Facebook CEO Mark Zuckerberg before a joint hearing of the Commerce and Judiciary Committees on Capitol Hill in Washington, Tuesday, April 10, 2018.
Facebook CEO Mark Zuckerberg before a joint hearing of the Commerce and Judiciary Committees on Capitol Hill in Washington, Tuesday, April 10, 2018. Pablo Martinez Monsivais/AP

If you can’t beat ‘em, join ‘em?

New York startup DataCoup allows users to connect their credit card information, social media accounts and even their activity trackers to an online marketplace. DataCoup then creates a data profile and makes it available to potential buyers. When the data is purchased, users get paid. The sum is far from impressive — in the beginning, DataCoup capped users at $10 a month — but it’s not too different from DataWallet, a similar startup with a comparable average payout.

There’s also TheGoodData, which sells users’ information and donates the value to charity.

Selling user data may sound like an “if you can’t beat ‘em, join ’em” approach in a greater conversation about privacy. But it’s also an arguably symbolic message that users value what they bring to social media platforms.

“There are startups out there trying to put users in the driving seat and allowing them to sell access to their own private data streams,” Shackelford said. “It’s feasible — and technologically, it’s absolutely doable.”

Others are calling for a cooperative model, where users could collectively own a social networking platform like Facebook.

Schneider, who started a cooperative digital space called social.coop on Mastodon’s network, calls it “smooshing together the tradition of cooperative business with online platforms.” The idea is that rather than surrendering their data and communications to the whims of a centralized power, users can govern themselves by collaborating on their own policies.

Schneider compared that shared ownership model to a credit union or the Associated Press’ beginnings: “A credit union — at the end of the day, when they have to make a hard decision, you know that their owners are their customers and they’re going to side with [them], whereas Bank of America or Wells Fargo has to align with its investors,” he said. “And because [the AP] is owned by a variety of media companies such as Fox News to the New York Times to my local paper, it hasn’t fallen victim to the polarization that has affected many other media outlets in the country.”

It’s highly unlikely this idea would ever translate to a behemoth like Facebook, which is valued at around $489 billion as of April 17. Zuckerberg has said he’s open to discussing both free and paid versions of the social media site, but that has the potential of disadvantaging those who can’t afford to pay. Another hypothetical step toward a cooperative model could be Zuckerberg selling some of his Facebook stock to users, Schneider said, instead of a dramatic surrender of power.

“Maybe users wouldn’t end up controlling the whole company, but maybe they would end up with a board seat or two,” Schneider said. “Maybe they would end up with representatives specifically accountable to them. So they can really at least be at the table in shaping the future of the company, without having to buy out all the big investors at market value.”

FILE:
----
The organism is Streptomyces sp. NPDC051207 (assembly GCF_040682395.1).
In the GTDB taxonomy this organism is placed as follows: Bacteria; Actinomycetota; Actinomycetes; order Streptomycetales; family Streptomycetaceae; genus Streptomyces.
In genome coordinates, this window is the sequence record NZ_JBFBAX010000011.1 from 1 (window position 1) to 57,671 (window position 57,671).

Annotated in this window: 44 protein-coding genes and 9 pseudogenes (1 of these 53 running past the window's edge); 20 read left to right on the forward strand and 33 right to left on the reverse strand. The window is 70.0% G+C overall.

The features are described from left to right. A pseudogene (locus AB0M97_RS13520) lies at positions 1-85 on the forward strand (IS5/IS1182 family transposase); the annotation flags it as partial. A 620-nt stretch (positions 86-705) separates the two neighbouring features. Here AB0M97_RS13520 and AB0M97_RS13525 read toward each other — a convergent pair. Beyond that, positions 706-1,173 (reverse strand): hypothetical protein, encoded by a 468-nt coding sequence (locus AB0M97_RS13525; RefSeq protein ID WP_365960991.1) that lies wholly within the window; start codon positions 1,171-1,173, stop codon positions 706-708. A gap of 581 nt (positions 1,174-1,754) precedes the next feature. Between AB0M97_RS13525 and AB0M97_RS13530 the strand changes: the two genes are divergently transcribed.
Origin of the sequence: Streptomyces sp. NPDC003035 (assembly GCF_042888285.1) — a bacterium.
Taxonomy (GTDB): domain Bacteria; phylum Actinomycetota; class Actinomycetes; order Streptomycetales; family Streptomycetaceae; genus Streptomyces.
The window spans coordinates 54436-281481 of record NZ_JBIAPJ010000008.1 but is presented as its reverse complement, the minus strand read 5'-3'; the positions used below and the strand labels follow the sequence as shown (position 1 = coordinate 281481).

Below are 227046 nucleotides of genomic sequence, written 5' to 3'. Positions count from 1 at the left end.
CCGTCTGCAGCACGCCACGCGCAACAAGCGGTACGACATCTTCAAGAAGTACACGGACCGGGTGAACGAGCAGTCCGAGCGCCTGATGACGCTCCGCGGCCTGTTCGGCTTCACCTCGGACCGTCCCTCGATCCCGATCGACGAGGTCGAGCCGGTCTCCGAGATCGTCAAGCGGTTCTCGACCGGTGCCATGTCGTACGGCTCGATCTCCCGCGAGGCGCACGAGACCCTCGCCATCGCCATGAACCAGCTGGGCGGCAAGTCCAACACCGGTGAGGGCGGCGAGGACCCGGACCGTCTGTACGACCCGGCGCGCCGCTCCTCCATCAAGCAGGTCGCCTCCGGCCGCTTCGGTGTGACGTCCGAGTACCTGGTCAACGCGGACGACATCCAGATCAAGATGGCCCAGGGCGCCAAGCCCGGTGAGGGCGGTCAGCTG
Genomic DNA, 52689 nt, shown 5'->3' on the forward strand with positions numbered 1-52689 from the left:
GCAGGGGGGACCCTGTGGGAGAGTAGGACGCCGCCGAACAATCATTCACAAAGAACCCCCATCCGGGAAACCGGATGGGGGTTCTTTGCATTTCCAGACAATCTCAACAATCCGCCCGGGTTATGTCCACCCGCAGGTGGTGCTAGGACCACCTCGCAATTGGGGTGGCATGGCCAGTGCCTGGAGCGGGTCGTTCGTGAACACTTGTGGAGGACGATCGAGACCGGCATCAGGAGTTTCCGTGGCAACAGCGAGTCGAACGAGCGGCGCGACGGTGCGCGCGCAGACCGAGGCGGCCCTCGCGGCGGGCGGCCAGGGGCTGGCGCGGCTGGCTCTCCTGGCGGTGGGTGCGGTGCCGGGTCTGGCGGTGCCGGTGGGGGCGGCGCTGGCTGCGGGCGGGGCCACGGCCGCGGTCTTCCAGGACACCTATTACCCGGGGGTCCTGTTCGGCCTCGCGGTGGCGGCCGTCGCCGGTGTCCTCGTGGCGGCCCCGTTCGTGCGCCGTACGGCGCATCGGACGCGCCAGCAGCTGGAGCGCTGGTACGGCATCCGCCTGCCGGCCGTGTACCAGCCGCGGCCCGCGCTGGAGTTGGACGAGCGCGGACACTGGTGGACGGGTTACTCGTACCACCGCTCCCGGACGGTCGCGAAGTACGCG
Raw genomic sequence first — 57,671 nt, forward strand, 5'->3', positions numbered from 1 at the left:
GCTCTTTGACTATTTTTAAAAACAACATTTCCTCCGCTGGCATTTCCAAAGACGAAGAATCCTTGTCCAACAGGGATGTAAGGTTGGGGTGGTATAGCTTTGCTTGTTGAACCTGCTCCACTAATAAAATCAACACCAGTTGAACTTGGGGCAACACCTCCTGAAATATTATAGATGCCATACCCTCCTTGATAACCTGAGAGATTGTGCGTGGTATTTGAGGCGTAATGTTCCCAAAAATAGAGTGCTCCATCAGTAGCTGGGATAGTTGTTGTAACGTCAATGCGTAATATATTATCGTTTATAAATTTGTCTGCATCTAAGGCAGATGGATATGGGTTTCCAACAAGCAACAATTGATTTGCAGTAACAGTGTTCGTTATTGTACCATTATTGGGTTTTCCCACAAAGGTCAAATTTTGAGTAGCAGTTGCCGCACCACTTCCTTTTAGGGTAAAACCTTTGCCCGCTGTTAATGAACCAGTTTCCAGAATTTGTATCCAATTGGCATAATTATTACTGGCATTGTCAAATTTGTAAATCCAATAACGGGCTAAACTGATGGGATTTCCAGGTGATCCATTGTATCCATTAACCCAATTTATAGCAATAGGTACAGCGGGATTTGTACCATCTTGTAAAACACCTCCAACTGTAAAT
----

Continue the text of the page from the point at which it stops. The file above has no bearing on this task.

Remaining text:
Complacency could be the killer

The Cambridge Analytica fiasco has been characterized as Facebook’s “fall from grace” by some, while others have boldly questioned whether we’re witnessing the “beginning of the end.” Those aren’t entirely unfair assessments. Since March 16 — the day before the scandal first hit newswires — Facebook has lost around $48 billion in stock market value. Yet some experts are still not convinced the platform will take a lasting hit.

“They’re too big to fail. When you have 2 billion or more users, you can lose people and you’re still going to be a very profitable business,” Nora Ganim Barnes, director of the Center for Marketing Research at the University of Massachusetts Dartmouth, said in an interview. “What are they going to lose? 10%? 15%? It’s still a huge, huge company.”

Ultimately, complacency could be the killer of any public crusade against Facebook. In a 2017 survey of Fortune 500 companies, Ganim Barnes found that privacy issues weren’t their biggest concern when it came to social media. (Granted, this was before news of Cambridge Analytica broke.) Roughly 33% of the companies interviewed said it worried them, whereas 42% were concerned in 2016.

“Privacy did make that list, but return on investment beat it out by a longshot,” Ganim Barnes said.

Even so, a lot of good could come from a data privacy revolution of some kind. Even the smallest drop of resistance could pass some dollars onto users or earn revenue for charities. And however improbable, Americans seizing their data or demanding protective legislation would send a clear message to social media platforms that they are our messengers, not our informants. It would take our increasingly clear future of Orwellian surveillance and political meddling and push it off-kilter.

“We have an absolute human right to privacy, but it’s never been updated for our digital age,” Shackelford said. “I think it’s about time we do that.”

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Sources
The primary sources used to report this story
Interview
Nathan Schneider, assistant professor of media studies at the University of Colorado
April 3, 2018
Interview
Nora Ganim Barnes, director of the Center for Marketing Research at the University of Massachusetts Dartmouth
April 3, 2018
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Interview
Scott J. Shackelford, chair of the Indiana University Cybersecurity Program
April 2, 2018